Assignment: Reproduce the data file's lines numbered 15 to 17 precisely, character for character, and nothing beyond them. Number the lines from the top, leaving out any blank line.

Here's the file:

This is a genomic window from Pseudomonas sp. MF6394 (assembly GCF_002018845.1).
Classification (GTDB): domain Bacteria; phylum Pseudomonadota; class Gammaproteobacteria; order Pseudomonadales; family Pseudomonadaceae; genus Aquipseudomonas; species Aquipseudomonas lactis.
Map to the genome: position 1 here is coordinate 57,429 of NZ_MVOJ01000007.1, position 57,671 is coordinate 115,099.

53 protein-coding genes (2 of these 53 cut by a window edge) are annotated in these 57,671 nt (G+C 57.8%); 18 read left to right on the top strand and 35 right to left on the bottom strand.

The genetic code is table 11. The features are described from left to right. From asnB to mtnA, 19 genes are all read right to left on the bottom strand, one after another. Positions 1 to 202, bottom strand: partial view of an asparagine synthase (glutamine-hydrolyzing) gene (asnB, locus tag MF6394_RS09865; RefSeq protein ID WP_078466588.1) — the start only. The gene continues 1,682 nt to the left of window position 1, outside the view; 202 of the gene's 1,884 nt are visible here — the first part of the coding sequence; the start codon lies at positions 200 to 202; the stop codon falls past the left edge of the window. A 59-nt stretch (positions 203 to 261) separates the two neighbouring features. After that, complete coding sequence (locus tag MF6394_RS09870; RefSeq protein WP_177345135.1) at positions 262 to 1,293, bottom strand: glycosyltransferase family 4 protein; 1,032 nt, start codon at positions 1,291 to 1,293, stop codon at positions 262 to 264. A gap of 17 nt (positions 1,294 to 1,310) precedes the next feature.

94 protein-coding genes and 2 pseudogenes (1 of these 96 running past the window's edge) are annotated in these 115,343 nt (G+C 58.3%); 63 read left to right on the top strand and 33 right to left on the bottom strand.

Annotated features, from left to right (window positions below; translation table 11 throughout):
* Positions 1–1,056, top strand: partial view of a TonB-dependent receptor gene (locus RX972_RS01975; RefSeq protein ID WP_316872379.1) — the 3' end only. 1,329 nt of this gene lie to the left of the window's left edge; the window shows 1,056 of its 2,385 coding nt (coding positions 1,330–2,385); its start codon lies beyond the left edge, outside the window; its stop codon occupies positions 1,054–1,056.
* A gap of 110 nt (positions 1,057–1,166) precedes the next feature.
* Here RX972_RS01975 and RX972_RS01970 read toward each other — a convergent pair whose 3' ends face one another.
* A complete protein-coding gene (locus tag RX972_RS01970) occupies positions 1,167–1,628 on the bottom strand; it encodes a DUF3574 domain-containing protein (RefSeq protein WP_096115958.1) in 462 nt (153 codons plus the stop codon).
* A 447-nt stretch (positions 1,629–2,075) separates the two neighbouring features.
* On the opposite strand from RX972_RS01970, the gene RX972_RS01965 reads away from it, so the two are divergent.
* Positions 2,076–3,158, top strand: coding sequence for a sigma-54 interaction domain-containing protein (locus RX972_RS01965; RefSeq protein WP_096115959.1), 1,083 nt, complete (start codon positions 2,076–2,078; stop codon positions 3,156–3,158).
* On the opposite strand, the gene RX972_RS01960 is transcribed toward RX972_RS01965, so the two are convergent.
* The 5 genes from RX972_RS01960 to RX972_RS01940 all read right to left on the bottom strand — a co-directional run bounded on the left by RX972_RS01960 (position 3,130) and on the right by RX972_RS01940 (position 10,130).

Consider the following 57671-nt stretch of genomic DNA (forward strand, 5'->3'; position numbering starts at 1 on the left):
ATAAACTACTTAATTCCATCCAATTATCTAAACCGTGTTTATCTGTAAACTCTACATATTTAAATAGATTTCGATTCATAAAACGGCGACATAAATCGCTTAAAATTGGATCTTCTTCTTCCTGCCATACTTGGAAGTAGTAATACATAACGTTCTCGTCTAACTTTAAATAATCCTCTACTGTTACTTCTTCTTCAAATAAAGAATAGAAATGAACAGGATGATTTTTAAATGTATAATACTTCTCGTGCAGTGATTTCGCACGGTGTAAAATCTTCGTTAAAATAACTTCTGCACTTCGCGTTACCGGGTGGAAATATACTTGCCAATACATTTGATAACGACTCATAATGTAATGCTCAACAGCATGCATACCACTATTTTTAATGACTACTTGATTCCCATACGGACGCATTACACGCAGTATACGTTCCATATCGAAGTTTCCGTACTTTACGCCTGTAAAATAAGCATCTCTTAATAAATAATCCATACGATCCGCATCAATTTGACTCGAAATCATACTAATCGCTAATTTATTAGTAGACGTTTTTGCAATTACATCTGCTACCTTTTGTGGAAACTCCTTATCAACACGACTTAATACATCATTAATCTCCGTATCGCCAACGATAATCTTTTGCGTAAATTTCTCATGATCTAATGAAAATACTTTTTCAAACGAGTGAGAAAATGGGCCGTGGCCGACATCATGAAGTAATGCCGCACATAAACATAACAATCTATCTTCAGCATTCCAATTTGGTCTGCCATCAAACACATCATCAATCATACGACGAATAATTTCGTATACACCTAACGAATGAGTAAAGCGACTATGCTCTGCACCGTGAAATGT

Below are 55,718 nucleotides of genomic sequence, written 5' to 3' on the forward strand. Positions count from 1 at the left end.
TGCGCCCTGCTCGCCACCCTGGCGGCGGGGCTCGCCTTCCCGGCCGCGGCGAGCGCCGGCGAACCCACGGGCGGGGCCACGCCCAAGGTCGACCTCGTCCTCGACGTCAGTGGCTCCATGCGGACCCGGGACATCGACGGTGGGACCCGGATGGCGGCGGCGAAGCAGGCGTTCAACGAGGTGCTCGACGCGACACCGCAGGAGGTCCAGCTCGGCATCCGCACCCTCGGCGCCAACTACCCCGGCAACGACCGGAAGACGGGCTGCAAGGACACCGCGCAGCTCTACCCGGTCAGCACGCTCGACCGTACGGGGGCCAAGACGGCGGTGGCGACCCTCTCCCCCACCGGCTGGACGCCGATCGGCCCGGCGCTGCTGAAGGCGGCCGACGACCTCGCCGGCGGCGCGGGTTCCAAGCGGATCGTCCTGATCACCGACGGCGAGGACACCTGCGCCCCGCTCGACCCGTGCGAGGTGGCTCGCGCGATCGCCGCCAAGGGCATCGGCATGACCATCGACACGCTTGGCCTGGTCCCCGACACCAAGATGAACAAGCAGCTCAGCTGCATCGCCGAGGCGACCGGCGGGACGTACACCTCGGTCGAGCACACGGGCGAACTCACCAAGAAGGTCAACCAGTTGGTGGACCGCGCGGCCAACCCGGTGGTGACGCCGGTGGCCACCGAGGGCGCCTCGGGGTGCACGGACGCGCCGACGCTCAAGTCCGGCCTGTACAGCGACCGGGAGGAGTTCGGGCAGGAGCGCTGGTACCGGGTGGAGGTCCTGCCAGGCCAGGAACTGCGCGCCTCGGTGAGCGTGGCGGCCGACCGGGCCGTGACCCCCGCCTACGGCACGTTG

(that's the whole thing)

* On the opposite strand, the gene RX972_RS01960 is transcribed toward RX972_RS01965, so the two are convergent.
* The 5 genes from RX972_RS01960 to RX972_RS01940 all read right to left on the bottom strand — a co-directional run bounded on the left by RX972_RS01960 (position 3,130) and on the right by RX972_RS01940 (position 10,130).

Consider the following 57671-nt stretch of genomic DNA (forward strand, 5'->3'; position numbering starts at 1 on the left):